Unlocking Emotional Culture: How Senior Teachers Used The Emotional Culture Deck at the National Kindergartens Association Hui


When it comes to the educational realm, there’s a lot of focus on curricula, methodologies, and technology. However, one aspect that often gets overlooked is the emotional culture within educational institutions. This was the focus of a recent Hui for Senior Teachers from the National Kindergartens Association. The session centred around The Emotional Culture Deck, a versatile tool that serves as a catalyst for meaningful conversations and transformative changes.

Self-branding and Introduction

The workshop kicked off with a 'self-branding' exercise using The ECD. Participants were asked to pick cards that represented what they would like to be known for and what they’d prefer not to be known for. This set the stage for authentic conversations as the teachers moved around the room, sharing their choices with five different colleagues. The exercise was not just about words; it was about setting the emotional tone and culture they wished to foster in their professional lives.

Reflecting on the Past Week

The second activity of the day served as a reflective tool. Teachers were encouraged to place two 'black' cards above an invisible line to represent negative or challenging emotions experienced during the past week. Simultaneously, two 'white' cards below the line indicated positive feelings. This simple visual exercise triggered valuable discussions, helping educators recognise their emotional patterns and their impact on their work environment.

Setting Intentions for the Week Ahead

Setting intentions is a powerful way to shape our emotional culture for the better. For this, the teachers selected two black and two white cards, each representing a feeling they wished to either minimise or encourage in the upcoming week. They then set actionable steps for each emotion, which they shared with a buddy. The exercise fostered a sense of accountability, boosting the likelihood of actual behavioural change.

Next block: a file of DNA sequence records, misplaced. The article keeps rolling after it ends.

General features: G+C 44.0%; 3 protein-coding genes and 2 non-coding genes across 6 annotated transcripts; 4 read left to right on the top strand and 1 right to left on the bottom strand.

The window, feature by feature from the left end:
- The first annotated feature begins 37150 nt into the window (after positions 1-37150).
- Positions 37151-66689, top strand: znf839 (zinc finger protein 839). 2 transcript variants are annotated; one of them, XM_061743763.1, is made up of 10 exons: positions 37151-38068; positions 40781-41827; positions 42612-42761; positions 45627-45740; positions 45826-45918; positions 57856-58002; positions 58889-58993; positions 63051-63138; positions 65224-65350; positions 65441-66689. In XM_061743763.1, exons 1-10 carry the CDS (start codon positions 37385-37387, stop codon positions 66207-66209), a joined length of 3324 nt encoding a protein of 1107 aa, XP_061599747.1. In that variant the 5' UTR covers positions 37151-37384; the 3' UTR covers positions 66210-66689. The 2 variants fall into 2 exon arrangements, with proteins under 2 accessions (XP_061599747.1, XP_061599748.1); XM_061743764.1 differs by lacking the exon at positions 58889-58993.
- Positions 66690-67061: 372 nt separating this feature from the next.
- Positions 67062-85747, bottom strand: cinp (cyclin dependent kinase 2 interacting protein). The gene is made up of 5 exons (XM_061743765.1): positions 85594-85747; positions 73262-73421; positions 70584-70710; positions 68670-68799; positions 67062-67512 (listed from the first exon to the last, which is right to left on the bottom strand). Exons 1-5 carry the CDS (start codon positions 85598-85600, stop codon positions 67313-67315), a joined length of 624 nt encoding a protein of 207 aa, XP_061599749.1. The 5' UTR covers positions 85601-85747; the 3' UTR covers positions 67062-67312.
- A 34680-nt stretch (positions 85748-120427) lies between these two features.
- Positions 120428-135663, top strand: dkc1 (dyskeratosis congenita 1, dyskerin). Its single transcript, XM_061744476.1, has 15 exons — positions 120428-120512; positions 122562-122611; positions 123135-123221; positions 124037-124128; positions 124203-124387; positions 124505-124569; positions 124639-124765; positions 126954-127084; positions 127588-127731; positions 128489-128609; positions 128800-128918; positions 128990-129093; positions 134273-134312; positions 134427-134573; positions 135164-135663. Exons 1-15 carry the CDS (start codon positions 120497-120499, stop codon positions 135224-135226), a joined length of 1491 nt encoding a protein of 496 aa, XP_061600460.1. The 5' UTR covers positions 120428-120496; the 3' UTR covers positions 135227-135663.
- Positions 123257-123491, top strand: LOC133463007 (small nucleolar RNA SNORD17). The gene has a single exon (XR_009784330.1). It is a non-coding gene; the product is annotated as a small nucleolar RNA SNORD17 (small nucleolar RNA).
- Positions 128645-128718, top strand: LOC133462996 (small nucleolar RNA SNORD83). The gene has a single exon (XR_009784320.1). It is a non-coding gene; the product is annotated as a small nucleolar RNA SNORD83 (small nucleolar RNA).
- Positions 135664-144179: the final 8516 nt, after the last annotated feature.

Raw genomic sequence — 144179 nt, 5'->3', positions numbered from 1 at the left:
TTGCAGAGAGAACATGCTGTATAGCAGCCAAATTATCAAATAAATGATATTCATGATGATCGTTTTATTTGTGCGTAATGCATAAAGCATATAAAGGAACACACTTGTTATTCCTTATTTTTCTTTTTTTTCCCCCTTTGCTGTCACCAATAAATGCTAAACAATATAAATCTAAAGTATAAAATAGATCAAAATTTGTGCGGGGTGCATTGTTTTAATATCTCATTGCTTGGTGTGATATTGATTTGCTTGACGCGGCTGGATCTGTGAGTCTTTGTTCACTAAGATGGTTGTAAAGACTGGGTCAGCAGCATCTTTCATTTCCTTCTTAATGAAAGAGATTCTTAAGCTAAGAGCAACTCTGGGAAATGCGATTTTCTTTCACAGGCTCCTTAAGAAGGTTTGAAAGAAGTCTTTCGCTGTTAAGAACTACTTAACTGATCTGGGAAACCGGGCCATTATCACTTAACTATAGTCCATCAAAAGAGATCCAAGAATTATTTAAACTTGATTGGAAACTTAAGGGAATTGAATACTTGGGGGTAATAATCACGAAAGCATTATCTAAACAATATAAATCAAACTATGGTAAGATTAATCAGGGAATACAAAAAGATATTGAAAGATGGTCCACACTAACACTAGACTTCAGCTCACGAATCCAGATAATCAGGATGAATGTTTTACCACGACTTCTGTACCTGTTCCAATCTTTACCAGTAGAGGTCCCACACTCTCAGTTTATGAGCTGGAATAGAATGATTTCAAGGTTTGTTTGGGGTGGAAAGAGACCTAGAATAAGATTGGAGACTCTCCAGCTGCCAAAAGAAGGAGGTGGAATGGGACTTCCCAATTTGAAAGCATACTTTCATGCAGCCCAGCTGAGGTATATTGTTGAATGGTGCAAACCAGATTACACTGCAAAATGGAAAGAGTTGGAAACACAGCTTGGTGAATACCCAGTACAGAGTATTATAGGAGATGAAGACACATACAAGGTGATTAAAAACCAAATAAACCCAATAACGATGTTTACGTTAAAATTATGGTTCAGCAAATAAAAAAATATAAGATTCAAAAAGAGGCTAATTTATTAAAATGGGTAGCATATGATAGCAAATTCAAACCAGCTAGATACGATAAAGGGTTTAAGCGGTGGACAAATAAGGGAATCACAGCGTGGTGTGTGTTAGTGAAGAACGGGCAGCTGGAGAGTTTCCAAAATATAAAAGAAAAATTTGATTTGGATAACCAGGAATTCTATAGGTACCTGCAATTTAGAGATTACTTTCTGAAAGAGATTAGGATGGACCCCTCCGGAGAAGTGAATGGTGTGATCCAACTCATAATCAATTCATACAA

Managing Challenging Relationships

Interpersonal relationships can be a minefield in any professional setting. The ECD was used to tackle this issue head-on. Teachers picked white cards to signify the feelings triggered by someone they found challenging. They then chose black cards to help them reframe or approach these relationships without negative bias. This was an empowering exercise that added another layer to the workshop's emotional culture focus.

Facilitating Organisational Change

Change is inevitable, but it is often met with resistance. One of The ECDs applications is to facilitate smoother transitions within organisations. The workshop’s participants explored how they could use the cards to set expectations, check in at crucial milestones, and address any negative feelings that may arise during the change process.

The Value of Check-ins

To ensure that the workshop's pace and content were aligned with the participants' needs, periodic 'check-ins' were conducted using The ECD. These helped in gauging how the teachers felt about what they were learning and the rate at which they were learning it.

The ECD is more than just a set of cards.

The session concluded on a high note—participants were so engaged that they expressed their gratitude by gifting a little Kiwi mascot and singing a traditional waiata.

The ECD is more than just a set of cards; it's a catalyst for meaningful dialogue and transformative change.

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